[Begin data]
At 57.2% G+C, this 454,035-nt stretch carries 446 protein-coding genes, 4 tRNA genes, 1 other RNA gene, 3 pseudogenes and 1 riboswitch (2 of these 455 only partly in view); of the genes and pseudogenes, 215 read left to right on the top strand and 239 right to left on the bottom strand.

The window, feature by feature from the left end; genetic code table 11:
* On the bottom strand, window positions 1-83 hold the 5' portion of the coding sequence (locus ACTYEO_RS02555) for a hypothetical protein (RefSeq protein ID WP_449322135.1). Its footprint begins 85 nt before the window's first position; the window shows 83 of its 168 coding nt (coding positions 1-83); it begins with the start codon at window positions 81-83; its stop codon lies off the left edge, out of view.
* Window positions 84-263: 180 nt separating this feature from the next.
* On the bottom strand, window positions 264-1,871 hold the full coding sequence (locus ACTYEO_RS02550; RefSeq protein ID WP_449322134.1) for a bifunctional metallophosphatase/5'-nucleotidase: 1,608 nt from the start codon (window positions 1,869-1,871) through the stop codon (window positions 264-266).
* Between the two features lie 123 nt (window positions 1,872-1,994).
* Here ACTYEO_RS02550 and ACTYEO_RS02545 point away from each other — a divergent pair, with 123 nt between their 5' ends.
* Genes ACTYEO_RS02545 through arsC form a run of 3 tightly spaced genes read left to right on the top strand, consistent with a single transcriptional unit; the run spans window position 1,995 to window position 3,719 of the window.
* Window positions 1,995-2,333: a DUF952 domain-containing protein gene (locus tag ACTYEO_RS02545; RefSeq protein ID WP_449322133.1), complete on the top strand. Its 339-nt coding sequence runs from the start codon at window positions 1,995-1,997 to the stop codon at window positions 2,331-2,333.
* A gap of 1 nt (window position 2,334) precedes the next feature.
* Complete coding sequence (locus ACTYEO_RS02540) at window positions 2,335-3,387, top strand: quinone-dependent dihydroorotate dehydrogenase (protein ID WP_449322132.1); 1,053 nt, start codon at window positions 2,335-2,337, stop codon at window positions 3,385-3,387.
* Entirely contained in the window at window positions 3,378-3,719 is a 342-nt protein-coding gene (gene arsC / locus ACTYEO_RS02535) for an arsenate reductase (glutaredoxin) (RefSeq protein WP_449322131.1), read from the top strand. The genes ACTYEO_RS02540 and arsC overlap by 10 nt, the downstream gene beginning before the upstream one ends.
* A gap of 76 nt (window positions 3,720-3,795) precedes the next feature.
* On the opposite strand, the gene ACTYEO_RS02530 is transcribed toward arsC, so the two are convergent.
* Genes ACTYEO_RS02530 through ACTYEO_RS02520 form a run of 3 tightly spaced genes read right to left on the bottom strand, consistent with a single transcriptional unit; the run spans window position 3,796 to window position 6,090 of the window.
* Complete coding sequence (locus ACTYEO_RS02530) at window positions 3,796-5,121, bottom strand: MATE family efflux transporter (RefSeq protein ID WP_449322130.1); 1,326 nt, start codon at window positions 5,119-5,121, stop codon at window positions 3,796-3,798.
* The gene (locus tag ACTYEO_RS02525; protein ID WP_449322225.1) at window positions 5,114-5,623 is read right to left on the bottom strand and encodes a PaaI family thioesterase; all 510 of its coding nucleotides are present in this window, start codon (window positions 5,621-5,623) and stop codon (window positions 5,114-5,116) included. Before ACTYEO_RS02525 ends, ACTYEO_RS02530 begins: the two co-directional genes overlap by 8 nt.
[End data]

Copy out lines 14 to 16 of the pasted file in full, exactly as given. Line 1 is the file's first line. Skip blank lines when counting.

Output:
* On the opposite strand, the gene ACTYEO_RS02530 is transcribed toward arsC, so the two are convergent.
* Genes ACTYEO_RS02530 through ACTYEO_RS02520 form a run of 3 tightly spaced genes read right to left on the bottom strand, consistent with a single transcriptional unit; the run spans window position 3,796 to window position 6,090 of the window.
* Complete coding sequence (locus ACTYEO_RS02530) at window positions 3,796-5,121, bottom strand: MATE family efflux transporter (RefSeq protein ID WP_449322130.1); 1,326 nt, start codon at window positions 5,119-5,121, stop codon at window positions 3,796-3,798.